If you have credit card debt and no savings, and you feel miserable, don't attribute your woes to not having enough money; instead see the lessons your money is trying to teach you. Is it possible you have yet to find your self-worth?

4. Do what's right, not what's easy

Believe me, I know how easy it is to run up credit card debt. I have 60,000 memories of what happens when you act without conscience, doing whatever you want rather than pulling yourself back and considering whether it is right. If I had stopped to have that talk with myself, I would have seen my powerlessness earlier. That would have saved me money and gotten me to happy a lot faster.

To know whether something is right or just easy, I turn to my three gatekeeper questions: Is it kind? Is it necessary? Is it true? And I make sure I can answer yes to all three. Is it kind—to me? Is it necessary—for me? Is it true—for me?

I see so many women fail the gatekeeper test when it comes to dealing with loved ones. When a sister asks for a loan to pay off her credit card or a child asks you to cosign a loan for a new car, you jump in and say yes without a moment's hesitation. It is imprinted in your DNA to always give, no questions asked. But if you were to ask yourself the gatekeeper questions, you would often see that what is easy to do is not necessarily right. If you lend money to someone, are you really solving their problem or just getting them off the hook? My experience is that people who are bailed out of trouble often end up back in trouble. How is that help really kind to them? And if you are lending money that depletes your emergency savings, or prevents you from working toward your own financial goals, is that kind or true to yourself? Repeat after me: Say no out of love rather than yes out of fear.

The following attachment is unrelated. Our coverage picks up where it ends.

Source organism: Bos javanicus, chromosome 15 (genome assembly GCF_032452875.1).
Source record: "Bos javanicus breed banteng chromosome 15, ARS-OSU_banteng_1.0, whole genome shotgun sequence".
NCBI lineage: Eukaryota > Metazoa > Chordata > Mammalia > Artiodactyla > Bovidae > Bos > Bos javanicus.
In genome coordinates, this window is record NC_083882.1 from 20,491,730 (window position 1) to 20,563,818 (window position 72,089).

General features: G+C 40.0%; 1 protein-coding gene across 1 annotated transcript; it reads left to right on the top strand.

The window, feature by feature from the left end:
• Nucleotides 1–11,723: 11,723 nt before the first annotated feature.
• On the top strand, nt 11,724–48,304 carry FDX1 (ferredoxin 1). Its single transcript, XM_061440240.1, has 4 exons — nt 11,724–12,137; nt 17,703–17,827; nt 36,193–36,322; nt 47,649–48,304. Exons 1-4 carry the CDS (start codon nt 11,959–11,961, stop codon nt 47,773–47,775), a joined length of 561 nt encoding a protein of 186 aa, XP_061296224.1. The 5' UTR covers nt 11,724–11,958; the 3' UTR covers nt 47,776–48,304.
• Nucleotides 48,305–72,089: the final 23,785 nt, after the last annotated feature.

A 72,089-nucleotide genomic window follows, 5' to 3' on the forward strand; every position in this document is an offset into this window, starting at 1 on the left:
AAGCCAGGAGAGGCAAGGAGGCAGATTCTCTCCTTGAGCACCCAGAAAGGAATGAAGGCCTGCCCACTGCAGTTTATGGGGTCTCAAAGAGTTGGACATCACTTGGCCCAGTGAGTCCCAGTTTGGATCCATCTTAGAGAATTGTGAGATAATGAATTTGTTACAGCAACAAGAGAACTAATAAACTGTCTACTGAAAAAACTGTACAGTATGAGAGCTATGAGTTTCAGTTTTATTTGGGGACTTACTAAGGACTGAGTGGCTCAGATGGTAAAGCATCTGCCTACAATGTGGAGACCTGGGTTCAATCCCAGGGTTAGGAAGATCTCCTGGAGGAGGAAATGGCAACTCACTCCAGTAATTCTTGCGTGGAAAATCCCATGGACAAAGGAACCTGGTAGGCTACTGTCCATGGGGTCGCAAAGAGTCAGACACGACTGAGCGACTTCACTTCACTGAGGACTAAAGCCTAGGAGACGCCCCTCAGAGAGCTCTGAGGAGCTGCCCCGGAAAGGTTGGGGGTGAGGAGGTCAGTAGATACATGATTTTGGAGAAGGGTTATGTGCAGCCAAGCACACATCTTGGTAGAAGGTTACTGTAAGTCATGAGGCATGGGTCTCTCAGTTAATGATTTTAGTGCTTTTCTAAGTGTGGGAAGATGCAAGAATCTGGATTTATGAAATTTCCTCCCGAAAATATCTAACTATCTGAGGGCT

5. Ignorance is not bliss where money is concerned.

We all take in financial information from outside sources, whether it's friends and family, professionals we hire, the magazines and blogs we read, or the television we watch. Gathering that information is important, but at the end of the day you must depend on yourself to synthesize it and make your own informed decisions. Seeking out opinions is smart; blindly following those opinions without thinking through whether they make sense to you—and for you—will leave you drowning in a pool of powerlessness. When I was a struggling waitress and some amazing customers raised $50,000 to help me open my own restaurant, I blindly "gave" the money to a stockbroker without knowing how he was investing it. Within a few months, my account was worth zero. Zero! Was it the broker's fault? Sure. But it was mine, too. That was the moment I learned how my powerlessness had cost me a fortune. That was when I vowed to never trust anyone else to care about my money more than I do.

6. How you respect your possessions says a lot about how you respect yourself.

My closets are temples of organization. But they have been a work in progress. When I was just starting to make money as a stockbroker, I would come home after a long day and throw my clothes on the floor; by the weekend I had a pile of disheveled items that I schlepped off to the dry cleaner. I spent a lot of money having clothes cleaned and pressed because I was too lazy to hang them up at the end of the day. Sound trivial? I don't think so. It was symptomatic of my lack of respect for the money I had worked so hard to earn.